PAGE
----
dixiecupdrinking wrote:Stinson wrote:dixiecupdrinking wrote:timbs4339 wrote:It is sort of wrong to hold yourself out as the "public interest" alternative to other similarly ranked schools, and then basically to operate as a profit machine for your top administrators and professors. One of the constant complaints about elite schools is that the debt burden makes it impossible to sustain low paying public interest work. Whether that's actually true is another matter.
It's also just fucking hypocritical. You 0Ls will know what I'm talking about when you get there and these "poor" lawprofs are joking about how everyone in the room is going to work for big evil corporate law firms- and it turns out these guys pull in huge salaries and live in apartments you'll never be able to afford. Or some of the libertarian professors that rail against government intervention and subsidy but feed off the teat.
Eh. Lots of NYU grads are PI-or-bust and use LRAP. And I never had a law professor at NYU claim he or she was "poor." Quite the opposite, more often they'd joke about how we were supporting their lifestyle.
I don't love it, but the cost issue is more systemic than this. Again, if NYU charges the same tuition as every other top school, then why does it matter what they spend their money on? It would be different if they were particularly gouging people, but they're just playing the same game as everyone else, and are just as culpable as everyone else for the state of things.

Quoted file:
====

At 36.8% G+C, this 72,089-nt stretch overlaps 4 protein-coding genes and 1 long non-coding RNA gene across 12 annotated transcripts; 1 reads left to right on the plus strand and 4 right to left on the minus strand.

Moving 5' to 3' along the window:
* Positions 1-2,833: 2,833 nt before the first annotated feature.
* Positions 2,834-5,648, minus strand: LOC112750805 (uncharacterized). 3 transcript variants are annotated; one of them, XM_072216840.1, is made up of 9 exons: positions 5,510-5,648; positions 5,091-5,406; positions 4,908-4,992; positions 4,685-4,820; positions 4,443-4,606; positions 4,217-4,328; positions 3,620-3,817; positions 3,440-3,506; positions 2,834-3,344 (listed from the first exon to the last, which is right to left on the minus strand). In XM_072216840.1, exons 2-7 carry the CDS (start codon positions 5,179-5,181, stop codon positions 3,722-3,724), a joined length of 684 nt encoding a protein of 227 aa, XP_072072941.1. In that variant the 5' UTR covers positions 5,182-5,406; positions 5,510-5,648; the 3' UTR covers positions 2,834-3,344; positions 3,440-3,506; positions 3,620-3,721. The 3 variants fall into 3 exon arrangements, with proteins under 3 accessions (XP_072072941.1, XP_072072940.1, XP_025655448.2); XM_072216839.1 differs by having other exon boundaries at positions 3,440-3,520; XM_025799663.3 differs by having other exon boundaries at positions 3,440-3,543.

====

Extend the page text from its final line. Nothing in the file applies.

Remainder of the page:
Just to address the LRAP thing real quickly (because overall I agree that NYU is still better than schools that fleece their students and offer nothing in return) after Obama took office and revised IBR, NYU overhauled their generous LRAP to put the vast majority of payments on the federal dime. The result was to switch between an HYS style LRAP that pays as you go and offers students more flexibility to one in which NYU essentially makes IBR/PSLF payments on behalf of the students. (In fairness, Columbia and Chicago did the same, with the only difference being that Chicago was brazen enough to actually say it made it's LRAP program better than all others.)
That works out if you do come straight out and work in an IBR eligible job for ten straight years, but for many people it is way less flexible than what NYU used to have. Not a huge deal, but I think NYU could do more, especially as LRAP eligible jobs right out of law school are incredibly rare right now. Just saying.
NYU still pays down your debt on a pro-rated basis if you leave before ten years. They made a big deal of saying that no one will be worse off than they were under the old program, and from what I've read and heard that is almost always the case, maybe just always full stop.
Fair enough. Wasn't aware of all the rules. Like I said, I don't mean to get too down on NYU whatever the shenanigans because they do right by most of the students.